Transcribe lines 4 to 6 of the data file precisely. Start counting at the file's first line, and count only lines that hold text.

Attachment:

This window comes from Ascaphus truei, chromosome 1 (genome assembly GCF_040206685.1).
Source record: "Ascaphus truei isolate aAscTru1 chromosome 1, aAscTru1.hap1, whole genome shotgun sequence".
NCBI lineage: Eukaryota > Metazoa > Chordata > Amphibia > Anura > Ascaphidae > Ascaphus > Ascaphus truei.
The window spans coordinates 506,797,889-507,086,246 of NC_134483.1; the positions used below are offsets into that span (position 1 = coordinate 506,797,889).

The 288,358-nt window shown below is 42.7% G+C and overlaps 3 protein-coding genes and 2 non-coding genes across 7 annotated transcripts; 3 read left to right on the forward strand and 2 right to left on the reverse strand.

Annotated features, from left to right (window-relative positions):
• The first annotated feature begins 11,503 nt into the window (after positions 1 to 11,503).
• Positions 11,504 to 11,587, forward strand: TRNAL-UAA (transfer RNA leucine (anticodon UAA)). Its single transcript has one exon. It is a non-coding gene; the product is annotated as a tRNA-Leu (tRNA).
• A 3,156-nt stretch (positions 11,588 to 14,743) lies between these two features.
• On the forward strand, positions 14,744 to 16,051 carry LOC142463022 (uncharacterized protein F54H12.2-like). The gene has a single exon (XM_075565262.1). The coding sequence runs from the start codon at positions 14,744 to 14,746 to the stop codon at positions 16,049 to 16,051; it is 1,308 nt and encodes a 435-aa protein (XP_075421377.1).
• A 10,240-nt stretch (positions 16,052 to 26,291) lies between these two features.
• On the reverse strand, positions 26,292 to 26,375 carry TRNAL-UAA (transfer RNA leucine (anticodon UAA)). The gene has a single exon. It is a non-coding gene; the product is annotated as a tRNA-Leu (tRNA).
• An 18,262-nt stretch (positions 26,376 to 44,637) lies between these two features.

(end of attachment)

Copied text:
The window spans coordinates 506,797,889-507,086,246 of NC_134483.1; the positions used below are offsets into that span (position 1 = coordinate 506,797,889).

The 288,358-nt window shown below is 42.7% G+C and overlaps 3 protein-coding genes and 2 non-coding genes across 7 annotated transcripts; 3 read left to right on the forward strand and 2 right to left on the reverse strand.

Annotated features, from left to right (window-relative positions):